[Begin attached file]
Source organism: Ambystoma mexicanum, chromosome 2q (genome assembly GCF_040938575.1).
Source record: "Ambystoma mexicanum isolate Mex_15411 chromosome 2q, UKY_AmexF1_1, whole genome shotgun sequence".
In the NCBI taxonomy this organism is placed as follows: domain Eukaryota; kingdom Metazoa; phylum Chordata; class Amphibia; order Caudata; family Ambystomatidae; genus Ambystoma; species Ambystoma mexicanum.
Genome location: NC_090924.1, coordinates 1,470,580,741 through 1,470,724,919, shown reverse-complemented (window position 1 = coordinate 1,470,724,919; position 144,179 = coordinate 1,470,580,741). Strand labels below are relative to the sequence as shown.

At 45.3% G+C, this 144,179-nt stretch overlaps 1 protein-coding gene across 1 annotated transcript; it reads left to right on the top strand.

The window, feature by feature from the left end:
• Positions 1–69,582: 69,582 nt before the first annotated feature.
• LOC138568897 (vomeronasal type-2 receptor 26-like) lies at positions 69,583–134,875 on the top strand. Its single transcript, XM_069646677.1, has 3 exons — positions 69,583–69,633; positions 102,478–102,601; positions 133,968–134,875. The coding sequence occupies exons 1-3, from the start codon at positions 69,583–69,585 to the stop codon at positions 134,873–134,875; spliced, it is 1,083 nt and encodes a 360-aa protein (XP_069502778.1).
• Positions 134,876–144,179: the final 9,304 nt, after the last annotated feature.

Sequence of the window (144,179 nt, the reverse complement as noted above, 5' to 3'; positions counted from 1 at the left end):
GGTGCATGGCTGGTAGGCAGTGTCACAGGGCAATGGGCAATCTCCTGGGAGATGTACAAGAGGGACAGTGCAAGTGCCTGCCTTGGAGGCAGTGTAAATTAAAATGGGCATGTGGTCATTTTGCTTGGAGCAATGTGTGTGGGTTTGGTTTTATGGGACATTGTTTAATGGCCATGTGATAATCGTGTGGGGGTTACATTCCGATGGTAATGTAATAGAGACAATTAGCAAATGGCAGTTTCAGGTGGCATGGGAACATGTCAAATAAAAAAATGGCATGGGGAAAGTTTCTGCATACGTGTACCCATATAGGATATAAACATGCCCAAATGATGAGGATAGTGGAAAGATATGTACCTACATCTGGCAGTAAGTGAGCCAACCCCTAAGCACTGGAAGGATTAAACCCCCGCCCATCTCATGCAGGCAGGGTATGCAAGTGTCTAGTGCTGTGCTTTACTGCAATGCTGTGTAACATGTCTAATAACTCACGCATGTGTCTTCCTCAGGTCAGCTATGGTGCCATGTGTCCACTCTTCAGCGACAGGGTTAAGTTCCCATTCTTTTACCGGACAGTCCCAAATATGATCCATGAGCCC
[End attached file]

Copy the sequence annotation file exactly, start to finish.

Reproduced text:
Source organism: Ambystoma mexicanum, chromosome 2q (genome assembly GCF_040938575.1).
Source record: "Ambystoma mexicanum isolate Mex_15411 chromosome 2q, UKY_AmexF1_1, whole genome shotgun sequence".
In the NCBI taxonomy this organism is placed as follows: domain Eukaryota; kingdom Metazoa; phylum Chordata; class Amphibia; order Caudata; family Ambystomatidae; genus Ambystoma; species Ambystoma mexicanum.
Genome location: NC_090924.1, coordinates 1,470,580,741 through 1,470,724,919, shown reverse-complemented (window position 1 = coordinate 1,470,724,919; position 144,179 = coordinate 1,470,580,741). Strand labels below are relative to the sequence as shown.

At 45.3% G+C, this 144,179-nt stretch overlaps 1 protein-coding gene across 1 annotated transcript; it reads left to right on the top strand.

The window, feature by feature from the left end:
• Positions 1–69,582: 69,582 nt before the first annotated feature.
• LOC138568897 (vomeronasal type-2 receptor 26-like) lies at positions 69,583–134,875 on the top strand. Its single transcript, XM_069646677.1, has 3 exons — positions 69,583–69,633; positions 102,478–102,601; positions 133,968–134,875. The coding sequence occupies exons 1-3, from the start codon at positions 69,583–69,585 to the stop codon at positions 134,873–134,875; spliced, it is 1,083 nt and encodes a 360-aa protein (XP_069502778.1).
• Positions 134,876–144,179: the final 9,304 nt, after the last annotated feature.

Sequence of the window (144,179 nt, the reverse complement as noted above, 5' to 3'; positions counted from 1 at the left end):
GGTGCATGGCTGGTAGGCAGTGTCACAGGGCAATGGGCAATCTCCTGGGAGATGTACAAGAGGGACAGTGCAAGTGCCTGCCTTGGAGGCAGTGTAAATTAAAATGGGCATGTGGTCATTTTGCTTGGAGCAATGTGTGTGGGTTTGGTTTTATGGGACATTGTTTAATGGCCATGTGATAATCGTGTGGGGGTTACATTCCGATGGTAATGTAATAGAGACAATTAGCAAATGGCAGTTTCAGGTGGCATGGGAACATGTCAAATAAAAAAATGGCATGGGGAAAGTTTCTGCATACGTGTACCCATATAGGATATAAACATGCCCAAATGATGAGGATAGTGGAAAGATATGTACCTACATCTGGCAGTAAGTGAGCCAACCCCTAAGCACTGGAAGGATTAAACCCCCGCCCATCTCATGCAGGCAGGGTATGCAAGTGTCTAGTGCTGTGCTTTACTGCAATGCTGTGTAACATGTCTAATAACTCACGCATGTGTCTTCCTCAGGTCAGCTATGGTGCCATGTGTCCACTCTTCAGCGACAGGGTTAAGTTCCCATTCTTTTACCGGACAGTCCCAAATATGATCCATGAGCCC